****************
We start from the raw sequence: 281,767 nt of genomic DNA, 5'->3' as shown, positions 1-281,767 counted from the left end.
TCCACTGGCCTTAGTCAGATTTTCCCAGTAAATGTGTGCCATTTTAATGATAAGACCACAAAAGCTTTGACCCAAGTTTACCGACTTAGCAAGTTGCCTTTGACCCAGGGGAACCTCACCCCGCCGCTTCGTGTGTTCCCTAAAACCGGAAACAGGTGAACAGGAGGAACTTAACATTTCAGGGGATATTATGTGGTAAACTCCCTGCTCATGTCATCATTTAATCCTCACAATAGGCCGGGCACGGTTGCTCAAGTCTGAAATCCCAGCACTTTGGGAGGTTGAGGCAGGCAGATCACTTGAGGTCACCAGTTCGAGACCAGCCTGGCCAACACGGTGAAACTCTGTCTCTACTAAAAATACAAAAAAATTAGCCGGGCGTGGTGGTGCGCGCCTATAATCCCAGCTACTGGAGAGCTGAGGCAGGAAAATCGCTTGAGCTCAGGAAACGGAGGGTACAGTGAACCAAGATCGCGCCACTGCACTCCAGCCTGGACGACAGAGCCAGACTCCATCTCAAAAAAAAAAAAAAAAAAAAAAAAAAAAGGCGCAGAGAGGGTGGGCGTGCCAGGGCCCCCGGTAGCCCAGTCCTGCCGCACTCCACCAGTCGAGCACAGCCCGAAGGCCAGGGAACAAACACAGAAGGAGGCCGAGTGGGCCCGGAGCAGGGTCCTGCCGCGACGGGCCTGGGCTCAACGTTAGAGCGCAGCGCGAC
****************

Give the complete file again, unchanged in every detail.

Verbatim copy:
We start from the raw sequence: 281,767 nt of genomic DNA, 5'->3' as shown, positions 1-281,767 counted from the left end.
TCCACTGGCCTTAGTCAGATTTTCCCAGTAAATGTGTGCCATTTTAATGATAAGACCACAAAAGCTTTGACCCAAGTTTACCGACTTAGCAAGTTGCCTTTGACCCAGGGGAACCTCACCCCGCCGCTTCGTGTGTTCCCTAAAACCGGAAACAGGTGAACAGGAGGAACTTAACATTTCAGGGGATATTATGTGGTAAACTCCCTGCTCATGTCATCATTTAATCCTCACAATAGGCCGGGCACGGTTGCTCAAGTCTGAAATCCCAGCACTTTGGGAGGTTGAGGCAGGCAGATCACTTGAGGTCACCAGTTCGAGACCAGCCTGGCCAACACGGTGAAACTCTGTCTCTACTAAAAATACAAAAAAATTAGCCGGGCGTGGTGGTGCGCGCCTATAATCCCAGCTACTGGAGAGCTGAGGCAGGAAAATCGCTTGAGCTCAGGAAACGGAGGGTACAGTGAACCAAGATCGCGCCACTGCACTCCAGCCTGGACGACAGAGCCAGACTCCATCTCAAAAAAAAAAAAAAAAAAAAAAAAAAAAGGCGCAGAGAGGGTGGGCGTGCCAGGGCCCCCGGTAGCCCAGTCCTGCCGCACTCCACCAGTCGAGCACAGCCCGAAGGCCAGGGAACAAACACAGAAGGAGGCCGAGTGGGCCCGGAGCAGGGTCCTGCCGCGACGGGCCTGGGCTCAACGTTAGAGCGCAGCGCGAC